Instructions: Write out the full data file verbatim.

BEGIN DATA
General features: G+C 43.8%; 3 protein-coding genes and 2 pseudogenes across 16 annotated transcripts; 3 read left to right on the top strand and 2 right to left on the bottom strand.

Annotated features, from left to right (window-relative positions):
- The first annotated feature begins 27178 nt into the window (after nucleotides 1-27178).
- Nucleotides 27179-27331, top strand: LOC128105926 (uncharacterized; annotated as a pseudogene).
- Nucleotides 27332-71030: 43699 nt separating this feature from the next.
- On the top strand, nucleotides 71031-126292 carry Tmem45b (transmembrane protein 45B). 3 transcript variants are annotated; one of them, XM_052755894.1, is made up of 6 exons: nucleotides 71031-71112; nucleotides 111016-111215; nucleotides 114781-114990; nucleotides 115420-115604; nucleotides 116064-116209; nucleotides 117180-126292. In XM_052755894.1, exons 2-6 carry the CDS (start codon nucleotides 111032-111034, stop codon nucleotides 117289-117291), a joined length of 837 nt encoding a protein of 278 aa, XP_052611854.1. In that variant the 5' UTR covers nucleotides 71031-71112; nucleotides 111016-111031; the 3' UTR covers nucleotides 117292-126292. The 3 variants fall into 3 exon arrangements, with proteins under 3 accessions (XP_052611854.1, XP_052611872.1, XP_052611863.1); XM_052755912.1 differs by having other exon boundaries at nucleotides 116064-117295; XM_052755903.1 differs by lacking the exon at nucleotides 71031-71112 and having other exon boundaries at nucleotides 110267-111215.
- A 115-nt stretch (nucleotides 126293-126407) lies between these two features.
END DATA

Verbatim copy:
General features: G+C 43.8%; 3 protein-coding genes and 2 pseudogenes across 16 annotated transcripts; 3 read left to right on the top strand and 2 right to left on the bottom strand.

Annotated features, from left to right (window-relative positions):
- The first annotated feature begins 27178 nt into the window (after nucleotides 1-27178).
- Nucleotides 27179-27331, top strand: LOC128105926 (uncharacterized; annotated as a pseudogene).
- Nucleotides 27332-71030: 43699 nt separating this feature from the next.
- On the top strand, nucleotides 71031-126292 carry Tmem45b (transmembrane protein 45B). 3 transcript variants are annotated; one of them, XM_052755894.1, is made up of 6 exons: nucleotides 71031-71112; nucleotides 111016-111215; nucleotides 114781-114990; nucleotides 115420-115604; nucleotides 116064-116209; nucleotides 117180-126292. In XM_052755894.1, exons 2-6 carry the CDS (start codon nucleotides 111032-111034, stop codon nucleotides 117289-117291), a joined length of 837 nt encoding a protein of 278 aa, XP_052611854.1. In that variant the 5' UTR covers nucleotides 71031-71112; nucleotides 111016-111031; the 3' UTR covers nucleotides 117292-126292. The 3 variants fall into 3 exon arrangements, with proteins under 3 accessions (XP_052611854.1, XP_052611872.1, XP_052611863.1); XM_052755912.1 differs by having other exon boundaries at nucleotides 116064-117295; XM_052755903.1 differs by lacking the exon at nucleotides 71031-71112 and having other exon boundaries at nucleotides 110267-111215.
- A 115-nt stretch (nucleotides 126293-126407) lies between these two features.